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Column vol.21

View our column profiling Yamaha's 50 years of involvement in racing. Vol.21Daytona + Suzuka = Kyalami: A formula for

vol.21 1984⁄RR⁄World Grand Prix  Daytona + Suzuka = Kyalami: A formula for "Winning DNA"


Many riders achieved success through the influence and guidance of Kenny Roberts beginning from the time he was active in racing. These included Eddie Lawson (#21), Tadahiko Taira (#310), and later, Wayne Rainey

On March 11, 1984, flocks of migrating birds swirled over the Daytona International Speedway, venue for the United States' largest motorcycle race event. This was the Daytona 200-Mile, where competitors vied for the distinction of being called the world's fastest on two wheels.
Intent on a 13th consecutive victory, Yamaha again entered its YZR700 (0W69), which was a square-four rotary disc valve YZR500 modified specially for the Daytona. While the finals became a contest among Kenny Roberts, Eddie Lawson and Freddie Spencer (on a Honda NSR500), Roberts won after remaining in front throughout the race by foregoing a tire change.
Also in the race was Tadahiko Taira, who became the All-Japan 500cc class champion for the first time the previous year. Showing an outstanding improvement from 18th in the preliminaries, he finished 5th after Lawson, who crossed the line in 4th position.
For Taira at that time, however, the experience of doing battle with "King" Kenny Roberts and his likely successor Eddie Lawson was surely more valuable than his 5th-place finish. He admitted this clearly in commenting later: "In my career, that was the race in which I learned the most lessons."


The 0W76 was a source of great pride for Hiroyuki Kawasaki and was the first machine he helped develop when he returned to Yamaha from Suzuki. However, he missed out on victory because of engine trouble just before the finish line

On that same day, at the Suzuka Circuit dusted by light snow flurries, the "2 & 4" race was being held. This ground-breaking event that enable spectators to watch top level domestic four- and two-wheeler racing at the same time resulted from an initiative proposed by riders and race supporters eager to give more people exposure to motorcycle racing. The 2 & 4 was held as the opening round of the All Japan Road Race Championship.
As Taira was away at Daytona, Hiroyuki Kawasaki took over as Yamaha's "GP500 ace." The YZR500 machine entered by Yamaha was the V4 engine 0W76, riding on new vertical-type rear shock absorbers. (During the season, the intake system had been changed from a rotary valve to a crankcase reed valve system.)
With the World GP due to start in two weeks, this model was selected while the final testing was still in progress. But Hiroyuki Kawasaki and the new YZR500 made the strong start Yamaha hoped for and dominated the race from the beginning. Hiroyuki Kawasaki's fine riding continued well past the starting stage and he increased his lead with each lap until he entered the final lap with a considerable advantage.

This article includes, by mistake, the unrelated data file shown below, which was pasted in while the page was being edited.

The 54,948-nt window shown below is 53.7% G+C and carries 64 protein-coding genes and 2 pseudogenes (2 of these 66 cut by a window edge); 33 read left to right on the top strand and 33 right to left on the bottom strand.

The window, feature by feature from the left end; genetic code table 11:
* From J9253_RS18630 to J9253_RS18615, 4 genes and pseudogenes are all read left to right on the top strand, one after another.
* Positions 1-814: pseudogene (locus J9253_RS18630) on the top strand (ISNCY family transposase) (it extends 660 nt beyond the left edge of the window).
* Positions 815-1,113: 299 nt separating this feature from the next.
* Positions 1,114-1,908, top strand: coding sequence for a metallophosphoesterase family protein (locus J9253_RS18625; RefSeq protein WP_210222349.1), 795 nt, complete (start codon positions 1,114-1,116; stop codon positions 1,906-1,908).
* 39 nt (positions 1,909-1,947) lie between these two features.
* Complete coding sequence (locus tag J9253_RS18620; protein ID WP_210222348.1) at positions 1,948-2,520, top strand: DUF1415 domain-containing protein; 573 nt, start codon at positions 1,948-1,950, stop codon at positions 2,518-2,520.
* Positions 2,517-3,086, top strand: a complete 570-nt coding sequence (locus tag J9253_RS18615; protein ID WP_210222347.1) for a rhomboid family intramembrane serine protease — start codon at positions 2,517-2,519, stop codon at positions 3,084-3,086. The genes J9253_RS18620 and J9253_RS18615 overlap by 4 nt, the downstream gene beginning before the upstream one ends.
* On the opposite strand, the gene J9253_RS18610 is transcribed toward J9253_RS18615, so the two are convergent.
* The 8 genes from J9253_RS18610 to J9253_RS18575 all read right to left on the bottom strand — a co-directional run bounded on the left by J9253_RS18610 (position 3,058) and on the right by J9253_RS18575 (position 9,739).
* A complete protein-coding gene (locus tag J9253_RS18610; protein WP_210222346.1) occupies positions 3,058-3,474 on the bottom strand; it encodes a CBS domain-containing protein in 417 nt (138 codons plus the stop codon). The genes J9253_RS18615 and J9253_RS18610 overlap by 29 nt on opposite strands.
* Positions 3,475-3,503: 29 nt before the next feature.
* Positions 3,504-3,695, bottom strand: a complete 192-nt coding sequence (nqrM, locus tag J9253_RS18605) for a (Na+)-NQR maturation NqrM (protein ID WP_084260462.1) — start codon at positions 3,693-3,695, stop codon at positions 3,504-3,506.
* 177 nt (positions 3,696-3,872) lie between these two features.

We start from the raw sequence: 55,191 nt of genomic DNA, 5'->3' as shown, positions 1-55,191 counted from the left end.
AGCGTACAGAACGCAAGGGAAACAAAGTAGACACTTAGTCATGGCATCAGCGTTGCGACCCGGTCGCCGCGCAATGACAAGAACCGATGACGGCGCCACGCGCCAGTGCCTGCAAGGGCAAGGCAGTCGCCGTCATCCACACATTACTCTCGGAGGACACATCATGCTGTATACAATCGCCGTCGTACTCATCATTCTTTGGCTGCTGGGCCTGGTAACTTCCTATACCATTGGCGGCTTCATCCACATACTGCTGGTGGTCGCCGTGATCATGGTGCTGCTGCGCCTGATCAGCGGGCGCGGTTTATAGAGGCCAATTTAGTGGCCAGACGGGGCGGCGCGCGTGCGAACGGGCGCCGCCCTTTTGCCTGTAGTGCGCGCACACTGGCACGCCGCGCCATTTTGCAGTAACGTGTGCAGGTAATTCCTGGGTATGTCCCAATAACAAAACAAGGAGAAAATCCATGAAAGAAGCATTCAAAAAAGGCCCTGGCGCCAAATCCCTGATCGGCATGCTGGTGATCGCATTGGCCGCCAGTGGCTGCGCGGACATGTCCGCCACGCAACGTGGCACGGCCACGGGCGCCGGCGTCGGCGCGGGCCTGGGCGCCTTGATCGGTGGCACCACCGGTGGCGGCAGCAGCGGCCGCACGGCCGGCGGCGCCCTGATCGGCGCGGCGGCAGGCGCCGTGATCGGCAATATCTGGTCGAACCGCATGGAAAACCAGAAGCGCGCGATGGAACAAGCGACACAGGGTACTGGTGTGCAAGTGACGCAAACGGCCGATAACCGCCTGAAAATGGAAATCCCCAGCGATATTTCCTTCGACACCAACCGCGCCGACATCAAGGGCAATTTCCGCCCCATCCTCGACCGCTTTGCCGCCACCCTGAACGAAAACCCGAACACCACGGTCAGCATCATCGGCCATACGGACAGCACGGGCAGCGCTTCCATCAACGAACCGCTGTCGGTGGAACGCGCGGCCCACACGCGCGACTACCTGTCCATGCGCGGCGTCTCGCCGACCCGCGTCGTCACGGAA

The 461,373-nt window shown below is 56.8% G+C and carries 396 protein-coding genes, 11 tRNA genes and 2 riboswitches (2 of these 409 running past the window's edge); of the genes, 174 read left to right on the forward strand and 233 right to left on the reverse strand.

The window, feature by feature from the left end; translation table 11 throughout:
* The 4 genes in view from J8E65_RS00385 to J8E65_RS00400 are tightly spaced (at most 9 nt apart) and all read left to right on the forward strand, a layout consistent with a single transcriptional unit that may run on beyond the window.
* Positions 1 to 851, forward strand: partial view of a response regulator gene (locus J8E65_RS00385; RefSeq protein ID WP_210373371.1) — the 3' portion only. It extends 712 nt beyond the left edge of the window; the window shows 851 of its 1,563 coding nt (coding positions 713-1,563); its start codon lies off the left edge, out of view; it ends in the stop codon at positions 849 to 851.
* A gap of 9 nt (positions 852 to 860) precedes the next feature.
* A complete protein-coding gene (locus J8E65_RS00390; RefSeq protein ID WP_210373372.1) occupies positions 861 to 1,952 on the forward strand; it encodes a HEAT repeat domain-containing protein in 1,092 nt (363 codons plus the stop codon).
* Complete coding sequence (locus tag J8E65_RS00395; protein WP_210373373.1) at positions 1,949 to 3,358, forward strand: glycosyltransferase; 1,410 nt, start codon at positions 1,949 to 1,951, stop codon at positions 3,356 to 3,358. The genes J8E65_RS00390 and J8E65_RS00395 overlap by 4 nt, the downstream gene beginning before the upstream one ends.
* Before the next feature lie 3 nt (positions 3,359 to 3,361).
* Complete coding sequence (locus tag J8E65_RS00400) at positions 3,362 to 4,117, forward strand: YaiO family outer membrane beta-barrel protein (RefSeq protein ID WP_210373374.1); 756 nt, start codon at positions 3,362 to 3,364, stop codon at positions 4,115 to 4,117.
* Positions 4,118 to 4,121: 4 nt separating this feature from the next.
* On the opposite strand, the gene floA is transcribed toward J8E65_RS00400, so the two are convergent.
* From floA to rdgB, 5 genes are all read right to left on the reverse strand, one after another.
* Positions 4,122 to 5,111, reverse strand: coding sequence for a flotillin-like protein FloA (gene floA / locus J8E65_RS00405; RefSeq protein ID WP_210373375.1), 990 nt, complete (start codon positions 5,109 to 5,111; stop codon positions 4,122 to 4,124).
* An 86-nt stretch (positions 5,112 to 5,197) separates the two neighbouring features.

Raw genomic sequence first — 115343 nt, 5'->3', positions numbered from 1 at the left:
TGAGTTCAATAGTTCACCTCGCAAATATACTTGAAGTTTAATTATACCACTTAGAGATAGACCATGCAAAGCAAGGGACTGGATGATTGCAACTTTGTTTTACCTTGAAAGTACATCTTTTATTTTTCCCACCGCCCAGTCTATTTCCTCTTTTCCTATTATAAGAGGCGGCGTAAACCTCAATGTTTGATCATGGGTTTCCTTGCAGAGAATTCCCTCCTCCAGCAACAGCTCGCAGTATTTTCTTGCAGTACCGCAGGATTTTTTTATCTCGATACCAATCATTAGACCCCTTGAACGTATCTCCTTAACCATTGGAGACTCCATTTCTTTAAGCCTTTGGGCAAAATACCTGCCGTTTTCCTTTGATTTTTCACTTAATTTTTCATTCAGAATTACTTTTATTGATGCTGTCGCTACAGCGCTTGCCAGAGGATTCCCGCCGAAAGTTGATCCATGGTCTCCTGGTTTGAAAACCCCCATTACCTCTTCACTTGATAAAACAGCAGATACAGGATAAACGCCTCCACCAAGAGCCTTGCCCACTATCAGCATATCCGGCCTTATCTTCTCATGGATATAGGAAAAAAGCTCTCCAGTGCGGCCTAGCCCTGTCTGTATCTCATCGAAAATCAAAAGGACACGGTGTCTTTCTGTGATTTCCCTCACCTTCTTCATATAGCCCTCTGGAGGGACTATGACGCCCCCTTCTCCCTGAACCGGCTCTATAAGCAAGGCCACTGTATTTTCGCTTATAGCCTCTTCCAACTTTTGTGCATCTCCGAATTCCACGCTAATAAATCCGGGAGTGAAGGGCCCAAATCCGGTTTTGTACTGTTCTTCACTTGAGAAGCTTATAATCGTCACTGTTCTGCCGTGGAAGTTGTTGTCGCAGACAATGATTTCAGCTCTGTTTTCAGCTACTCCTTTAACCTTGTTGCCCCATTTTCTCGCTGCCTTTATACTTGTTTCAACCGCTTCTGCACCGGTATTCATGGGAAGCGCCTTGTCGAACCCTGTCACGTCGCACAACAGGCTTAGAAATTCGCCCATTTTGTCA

However, that was when the fate turned its back on him. As he came out of the final corner with its gentle downhill and headed toward the home straight, the spectators saw the YZR500 making a slow descent. His large body packed away tightly behind the cowl, Kawasaki was practically costing as his machine lost power. Before he could roll over to the finish line, two machines ― a Honda and a Suzuki ― swooped past him.
Later he described what had happened. "The cause was engine related. At the time it was really frustrating. The prospect of victory evaporated right in front of my eyes. But a solution was quickly incorporated and we were able to send an improved engine to South Africa for the start of the World GP. That was part of Eddie [Lawson's] first win."


Lawson, who succeeded Roberts as Yamaha's ace in 1984, achieves his first victory in the season's opening round, the South Africa GP. He amassed 142 points during the year to become the series champion

On March 24, Lawson raced in the opening round of the World GP in South Africa. Riding a 0W76 on a rainy Kyalami Circuit, he won his maiden victory, the first of what would eventually be a career total of 31 World GP500 wins.
Also that year, bolstered by technique and know-how handed on from Roberts, Lawson won his first World GP title. Taira, too, won the All Japan Road Race Championship for the second year in a row.

From Roberts and Kawasaki, to Lawson and Taira. Those three races in March 1984 and those four riders graphically illustrated the way in which Yamaha's technology and spirit are handed on.


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